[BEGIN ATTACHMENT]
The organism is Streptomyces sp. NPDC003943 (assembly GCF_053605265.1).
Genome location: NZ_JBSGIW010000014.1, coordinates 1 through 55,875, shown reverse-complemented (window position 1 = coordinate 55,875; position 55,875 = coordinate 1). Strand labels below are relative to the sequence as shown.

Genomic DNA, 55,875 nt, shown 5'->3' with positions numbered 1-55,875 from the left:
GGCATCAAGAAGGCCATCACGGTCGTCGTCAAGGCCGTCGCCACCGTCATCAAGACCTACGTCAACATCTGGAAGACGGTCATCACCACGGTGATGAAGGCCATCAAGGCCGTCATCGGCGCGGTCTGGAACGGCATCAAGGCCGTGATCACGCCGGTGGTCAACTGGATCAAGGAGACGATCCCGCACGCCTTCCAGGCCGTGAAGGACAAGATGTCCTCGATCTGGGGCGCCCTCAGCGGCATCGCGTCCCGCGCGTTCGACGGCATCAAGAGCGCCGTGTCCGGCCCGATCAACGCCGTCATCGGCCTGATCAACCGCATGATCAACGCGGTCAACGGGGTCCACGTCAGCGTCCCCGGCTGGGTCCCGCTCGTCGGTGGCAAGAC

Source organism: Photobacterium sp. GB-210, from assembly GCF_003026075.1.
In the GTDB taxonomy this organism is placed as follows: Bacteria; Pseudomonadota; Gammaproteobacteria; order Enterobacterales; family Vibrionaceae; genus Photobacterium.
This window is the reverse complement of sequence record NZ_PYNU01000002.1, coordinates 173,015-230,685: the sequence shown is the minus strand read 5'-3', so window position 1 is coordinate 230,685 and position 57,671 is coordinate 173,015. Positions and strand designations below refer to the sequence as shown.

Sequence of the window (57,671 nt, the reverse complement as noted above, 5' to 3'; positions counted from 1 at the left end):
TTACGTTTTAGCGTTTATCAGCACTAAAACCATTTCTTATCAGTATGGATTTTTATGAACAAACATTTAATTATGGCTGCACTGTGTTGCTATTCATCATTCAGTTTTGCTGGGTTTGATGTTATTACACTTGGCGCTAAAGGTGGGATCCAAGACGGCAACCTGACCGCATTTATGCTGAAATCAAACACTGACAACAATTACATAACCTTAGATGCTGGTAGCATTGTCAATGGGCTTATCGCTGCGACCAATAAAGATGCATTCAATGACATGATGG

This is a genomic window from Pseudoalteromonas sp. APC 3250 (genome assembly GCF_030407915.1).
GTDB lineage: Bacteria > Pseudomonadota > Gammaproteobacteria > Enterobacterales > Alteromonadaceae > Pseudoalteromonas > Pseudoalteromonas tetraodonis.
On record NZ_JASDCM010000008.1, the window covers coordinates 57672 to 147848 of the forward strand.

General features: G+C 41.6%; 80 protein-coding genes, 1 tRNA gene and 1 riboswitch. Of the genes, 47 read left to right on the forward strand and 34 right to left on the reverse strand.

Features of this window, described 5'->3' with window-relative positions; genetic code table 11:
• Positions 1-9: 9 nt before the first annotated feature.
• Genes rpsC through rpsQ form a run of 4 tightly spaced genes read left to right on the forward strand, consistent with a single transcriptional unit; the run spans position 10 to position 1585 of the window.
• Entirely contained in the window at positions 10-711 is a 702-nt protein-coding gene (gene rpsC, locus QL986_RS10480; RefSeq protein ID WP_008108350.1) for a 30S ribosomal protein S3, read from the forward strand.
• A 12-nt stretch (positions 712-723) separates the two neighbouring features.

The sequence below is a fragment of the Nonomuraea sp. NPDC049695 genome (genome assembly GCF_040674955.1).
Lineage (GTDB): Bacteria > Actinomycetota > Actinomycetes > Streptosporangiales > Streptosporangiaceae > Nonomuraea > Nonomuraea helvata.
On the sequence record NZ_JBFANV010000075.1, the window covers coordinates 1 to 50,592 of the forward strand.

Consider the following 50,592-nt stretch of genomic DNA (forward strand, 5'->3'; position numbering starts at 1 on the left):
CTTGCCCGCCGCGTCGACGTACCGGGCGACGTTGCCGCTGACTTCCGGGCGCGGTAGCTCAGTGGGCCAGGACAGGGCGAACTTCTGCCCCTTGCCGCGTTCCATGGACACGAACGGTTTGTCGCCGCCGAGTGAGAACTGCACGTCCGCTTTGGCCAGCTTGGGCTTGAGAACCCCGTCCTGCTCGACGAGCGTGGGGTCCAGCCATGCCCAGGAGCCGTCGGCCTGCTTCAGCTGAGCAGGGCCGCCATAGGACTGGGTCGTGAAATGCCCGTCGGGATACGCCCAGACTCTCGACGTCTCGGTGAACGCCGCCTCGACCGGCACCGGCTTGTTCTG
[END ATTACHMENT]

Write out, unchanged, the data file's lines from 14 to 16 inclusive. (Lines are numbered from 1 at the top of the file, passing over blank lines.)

Features of this window, described 5'->3' with window-relative positions; genetic code table 11:
• Positions 1-9: 9 nt before the first annotated feature.
• Genes rpsC through rpsQ form a run of 4 tightly spaced genes read left to right on the forward strand, consistent with a single transcriptional unit; the run spans position 10 to position 1585 of the window.